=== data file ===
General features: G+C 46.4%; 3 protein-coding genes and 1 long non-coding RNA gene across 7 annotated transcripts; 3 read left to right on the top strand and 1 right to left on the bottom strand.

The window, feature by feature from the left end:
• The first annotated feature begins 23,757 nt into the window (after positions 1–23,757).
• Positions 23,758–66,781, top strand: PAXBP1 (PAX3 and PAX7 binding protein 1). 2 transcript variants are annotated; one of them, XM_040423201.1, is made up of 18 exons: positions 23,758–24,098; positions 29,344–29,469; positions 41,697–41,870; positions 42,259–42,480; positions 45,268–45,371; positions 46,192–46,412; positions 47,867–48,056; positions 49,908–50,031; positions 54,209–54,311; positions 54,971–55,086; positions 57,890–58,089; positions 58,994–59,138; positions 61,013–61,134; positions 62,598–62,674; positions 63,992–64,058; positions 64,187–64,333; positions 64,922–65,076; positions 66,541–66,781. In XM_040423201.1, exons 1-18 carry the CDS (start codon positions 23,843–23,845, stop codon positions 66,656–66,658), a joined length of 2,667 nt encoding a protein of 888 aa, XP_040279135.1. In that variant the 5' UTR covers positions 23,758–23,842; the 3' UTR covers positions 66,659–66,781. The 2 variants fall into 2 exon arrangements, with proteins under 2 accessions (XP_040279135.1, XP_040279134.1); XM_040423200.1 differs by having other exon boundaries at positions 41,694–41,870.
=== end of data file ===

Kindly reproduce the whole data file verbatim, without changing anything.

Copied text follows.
General features: G+C 46.4%; 3 protein-coding genes and 1 long non-coding RNA gene across 7 annotated transcripts; 3 read left to right on the top strand and 1 right to left on the bottom strand.

The window, feature by feature from the left end:
• The first annotated feature begins 23,757 nt into the window (after positions 1–23,757).
• Positions 23,758–66,781, top strand: PAXBP1 (PAX3 and PAX7 binding protein 1). 2 transcript variants are annotated; one of them, XM_040423201.1, is made up of 18 exons: positions 23,758–24,098; positions 29,344–29,469; positions 41,697–41,870; positions 42,259–42,480; positions 45,268–45,371; positions 46,192–46,412; positions 47,867–48,056; positions 49,908–50,031; positions 54,209–54,311; positions 54,971–55,086; positions 57,890–58,089; positions 58,994–59,138; positions 61,013–61,134; positions 62,598–62,674; positions 63,992–64,058; positions 64,187–64,333; positions 64,922–65,076; positions 66,541–66,781. In XM_040423201.1, exons 1-18 carry the CDS (start codon positions 23,843–23,845, stop codon positions 66,656–66,658), a joined length of 2,667 nt encoding a protein of 888 aa, XP_040279135.1. In that variant the 5' UTR covers positions 23,758–23,842; the 3' UTR covers positions 66,659–66,781. The 2 variants fall into 2 exon arrangements, with proteins under 2 accessions (XP_040279135.1, XP_040279134.1); XM_040423200.1 differs by having other exon boundaries at positions 41,694–41,870.